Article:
DEFINITION of 'Available Balance'

The available balance is the balance in checking or on-demand accounts that the customer is free to use. Available balance becomes important in situations wherein there is a delay in crediting funds to an account. If an issuing bank has not cleared a check deposit, for example, the funds will not be available to the account holder, even though they may show up in the account's stated total funds.

Essentially, the account balance may be different from the balance that is effectively available to the account holder for transactions like withdrawal or transfer.

BREAKING DOWN 'Available Balance'

Depending on both the issuing bank and the receiving bank's policies, check deposits may take anywhere from two to five days to clear if both banks are domestic. This process may take much longer if the check is drawn on a non-bank or foreign institution.

The time between when a check is deposited and when it is available is often called float time.

Available Balance and Check Holds

Banks may currently decide to place six types of holds on checks:

  1. Any amount exceeding a $5,000 deposit. This “remainder” after $5,000 must be made available within a reasonable time, usually 2-5 business days.

  2. Re-deposited checks may be held for a reasonable period of time; however, if a customer returns the check, due to a missing endorsement or because the check was postdated, after the bank corrects the deficiency, they may not hold said check any longer.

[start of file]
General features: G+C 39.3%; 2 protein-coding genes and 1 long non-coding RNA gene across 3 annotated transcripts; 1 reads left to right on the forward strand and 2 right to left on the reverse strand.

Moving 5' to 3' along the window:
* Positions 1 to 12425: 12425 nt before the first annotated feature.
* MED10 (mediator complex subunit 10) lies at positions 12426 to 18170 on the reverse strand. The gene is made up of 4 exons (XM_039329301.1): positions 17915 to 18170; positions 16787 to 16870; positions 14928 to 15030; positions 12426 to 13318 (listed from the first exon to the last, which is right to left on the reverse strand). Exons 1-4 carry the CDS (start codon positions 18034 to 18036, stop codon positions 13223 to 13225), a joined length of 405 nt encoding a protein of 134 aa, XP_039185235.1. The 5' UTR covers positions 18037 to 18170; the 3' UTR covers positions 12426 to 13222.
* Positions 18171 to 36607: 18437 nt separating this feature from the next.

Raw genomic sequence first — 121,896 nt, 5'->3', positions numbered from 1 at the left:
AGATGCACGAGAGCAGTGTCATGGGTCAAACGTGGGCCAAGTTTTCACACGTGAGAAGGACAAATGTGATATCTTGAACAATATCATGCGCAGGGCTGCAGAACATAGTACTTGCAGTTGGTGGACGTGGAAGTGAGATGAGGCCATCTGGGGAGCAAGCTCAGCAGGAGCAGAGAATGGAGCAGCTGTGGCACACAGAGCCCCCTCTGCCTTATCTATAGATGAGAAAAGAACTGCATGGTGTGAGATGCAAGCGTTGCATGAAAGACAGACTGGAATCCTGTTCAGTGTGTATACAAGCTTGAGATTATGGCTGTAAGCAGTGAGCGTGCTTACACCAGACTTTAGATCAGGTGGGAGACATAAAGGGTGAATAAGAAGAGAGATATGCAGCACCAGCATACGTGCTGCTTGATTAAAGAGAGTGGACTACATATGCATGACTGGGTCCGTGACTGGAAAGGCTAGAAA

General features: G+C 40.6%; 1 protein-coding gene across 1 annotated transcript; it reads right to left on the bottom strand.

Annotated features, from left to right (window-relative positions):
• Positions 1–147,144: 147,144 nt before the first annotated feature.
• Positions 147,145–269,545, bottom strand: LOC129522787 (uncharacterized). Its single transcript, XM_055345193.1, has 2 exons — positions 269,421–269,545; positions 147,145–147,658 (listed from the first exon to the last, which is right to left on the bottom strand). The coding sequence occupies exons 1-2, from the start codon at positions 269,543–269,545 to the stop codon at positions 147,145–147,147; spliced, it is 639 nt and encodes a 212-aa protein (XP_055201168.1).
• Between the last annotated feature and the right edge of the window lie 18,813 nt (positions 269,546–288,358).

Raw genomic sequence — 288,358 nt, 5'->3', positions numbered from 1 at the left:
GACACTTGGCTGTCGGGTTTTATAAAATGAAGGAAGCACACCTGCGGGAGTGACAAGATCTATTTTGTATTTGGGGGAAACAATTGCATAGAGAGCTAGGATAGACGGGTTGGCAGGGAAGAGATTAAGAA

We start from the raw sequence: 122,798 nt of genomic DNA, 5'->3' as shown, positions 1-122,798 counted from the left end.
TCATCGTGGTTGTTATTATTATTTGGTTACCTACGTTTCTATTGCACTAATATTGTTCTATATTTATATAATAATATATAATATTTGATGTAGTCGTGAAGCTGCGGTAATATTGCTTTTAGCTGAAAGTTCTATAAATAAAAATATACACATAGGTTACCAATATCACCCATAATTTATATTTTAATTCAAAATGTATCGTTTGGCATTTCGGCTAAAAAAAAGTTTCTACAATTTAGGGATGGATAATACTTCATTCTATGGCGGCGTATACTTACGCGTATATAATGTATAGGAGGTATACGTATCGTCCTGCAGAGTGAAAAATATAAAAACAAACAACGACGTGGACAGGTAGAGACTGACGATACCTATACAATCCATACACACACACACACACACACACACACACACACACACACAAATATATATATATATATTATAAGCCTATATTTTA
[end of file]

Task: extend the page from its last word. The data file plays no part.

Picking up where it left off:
3. Banks may hold checks from accounts that are repeatedly overdrawn. This includes accounts with a negative balance on six or more banking days in the most recent six month period, or account balances that were negative by $5,000 or more two times in the most recent six month period.

  4. If a bank has reasonable cause to doubt the collectibility of a check. This can occur in some instances of postdated checks, checks dated six (or more) months prior, and checks that the paying institution deemed it will not honor. Banks must provide notice to customers of doubtful collectibility.

  5. A bank may hold checks deposited during emergency conditions (i.e. natural disasters or communications malfunctions). A bank may hold such checks until conditions permit them to provide the available funds.

  6. Banks may hold deposits into accounts of new customers. New customers are defined as those who have opened accounts for less than 30 days. Banks may choose an availability schedule for new customers.

Banks may not hold cash or electronic payments, along with the first $5,000 of traditional checks that are not in question (next-day items).

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